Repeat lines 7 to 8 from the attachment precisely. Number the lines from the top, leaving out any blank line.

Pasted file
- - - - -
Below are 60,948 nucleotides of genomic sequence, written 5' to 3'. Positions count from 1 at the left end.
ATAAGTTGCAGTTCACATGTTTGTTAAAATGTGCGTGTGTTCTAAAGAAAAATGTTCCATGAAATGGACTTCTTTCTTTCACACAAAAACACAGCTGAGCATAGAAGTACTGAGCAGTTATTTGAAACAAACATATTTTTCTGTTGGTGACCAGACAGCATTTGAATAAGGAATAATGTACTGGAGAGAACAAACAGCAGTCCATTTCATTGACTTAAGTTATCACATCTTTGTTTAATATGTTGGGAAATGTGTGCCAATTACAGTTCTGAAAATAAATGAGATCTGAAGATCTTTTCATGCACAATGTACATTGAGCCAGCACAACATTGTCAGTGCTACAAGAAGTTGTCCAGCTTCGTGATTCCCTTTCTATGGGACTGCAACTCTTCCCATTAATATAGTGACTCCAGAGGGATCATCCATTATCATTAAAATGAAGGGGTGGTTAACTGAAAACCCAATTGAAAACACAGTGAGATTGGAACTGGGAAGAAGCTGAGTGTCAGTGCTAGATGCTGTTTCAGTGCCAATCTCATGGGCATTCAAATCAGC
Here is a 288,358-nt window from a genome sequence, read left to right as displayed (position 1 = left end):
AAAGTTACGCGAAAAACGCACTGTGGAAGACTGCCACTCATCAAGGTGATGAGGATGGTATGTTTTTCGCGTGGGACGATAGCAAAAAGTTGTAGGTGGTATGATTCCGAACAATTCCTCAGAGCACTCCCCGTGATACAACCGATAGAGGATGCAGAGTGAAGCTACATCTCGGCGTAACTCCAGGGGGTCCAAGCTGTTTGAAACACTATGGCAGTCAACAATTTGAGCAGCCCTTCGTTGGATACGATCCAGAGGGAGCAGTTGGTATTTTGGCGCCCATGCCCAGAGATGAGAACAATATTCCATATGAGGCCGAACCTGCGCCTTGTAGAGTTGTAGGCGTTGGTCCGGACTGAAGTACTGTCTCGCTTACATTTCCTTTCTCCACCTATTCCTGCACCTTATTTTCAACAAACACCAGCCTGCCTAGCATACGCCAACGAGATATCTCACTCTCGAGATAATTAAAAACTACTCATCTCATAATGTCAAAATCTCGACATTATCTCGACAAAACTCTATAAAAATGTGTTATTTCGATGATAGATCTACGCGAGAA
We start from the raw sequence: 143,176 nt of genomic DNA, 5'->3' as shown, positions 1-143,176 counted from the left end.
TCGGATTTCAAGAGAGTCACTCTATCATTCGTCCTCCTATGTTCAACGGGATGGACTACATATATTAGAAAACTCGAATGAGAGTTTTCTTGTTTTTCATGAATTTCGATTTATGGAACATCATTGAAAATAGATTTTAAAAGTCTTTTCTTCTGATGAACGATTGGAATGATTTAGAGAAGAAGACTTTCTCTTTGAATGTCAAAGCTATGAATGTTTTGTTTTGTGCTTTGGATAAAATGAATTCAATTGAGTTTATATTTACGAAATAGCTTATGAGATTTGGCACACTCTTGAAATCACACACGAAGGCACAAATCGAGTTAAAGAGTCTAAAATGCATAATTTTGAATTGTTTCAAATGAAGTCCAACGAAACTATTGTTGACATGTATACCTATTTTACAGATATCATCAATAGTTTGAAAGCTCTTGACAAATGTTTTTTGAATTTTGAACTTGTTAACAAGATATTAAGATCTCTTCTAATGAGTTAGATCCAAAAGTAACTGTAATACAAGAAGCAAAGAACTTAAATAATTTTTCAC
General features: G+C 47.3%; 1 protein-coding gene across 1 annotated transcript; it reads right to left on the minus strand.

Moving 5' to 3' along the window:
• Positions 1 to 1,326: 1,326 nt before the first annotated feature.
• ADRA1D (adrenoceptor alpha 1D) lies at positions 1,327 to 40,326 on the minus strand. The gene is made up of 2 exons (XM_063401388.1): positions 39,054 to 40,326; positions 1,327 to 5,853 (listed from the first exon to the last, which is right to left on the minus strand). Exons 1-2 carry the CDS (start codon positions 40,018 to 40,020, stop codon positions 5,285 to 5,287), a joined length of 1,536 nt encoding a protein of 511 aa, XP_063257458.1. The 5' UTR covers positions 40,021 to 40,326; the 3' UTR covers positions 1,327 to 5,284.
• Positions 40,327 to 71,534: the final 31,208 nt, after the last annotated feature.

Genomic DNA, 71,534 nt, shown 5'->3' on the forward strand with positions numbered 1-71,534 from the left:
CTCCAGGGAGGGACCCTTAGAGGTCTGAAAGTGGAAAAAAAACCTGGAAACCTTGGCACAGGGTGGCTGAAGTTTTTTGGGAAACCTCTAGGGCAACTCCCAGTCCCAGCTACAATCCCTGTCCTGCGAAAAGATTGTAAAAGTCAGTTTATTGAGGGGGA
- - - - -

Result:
General features: G+C 47.3%; 1 protein-coding gene across 1 annotated transcript; it reads right to left on the minus strand.

Moving 5' to 3' along the window: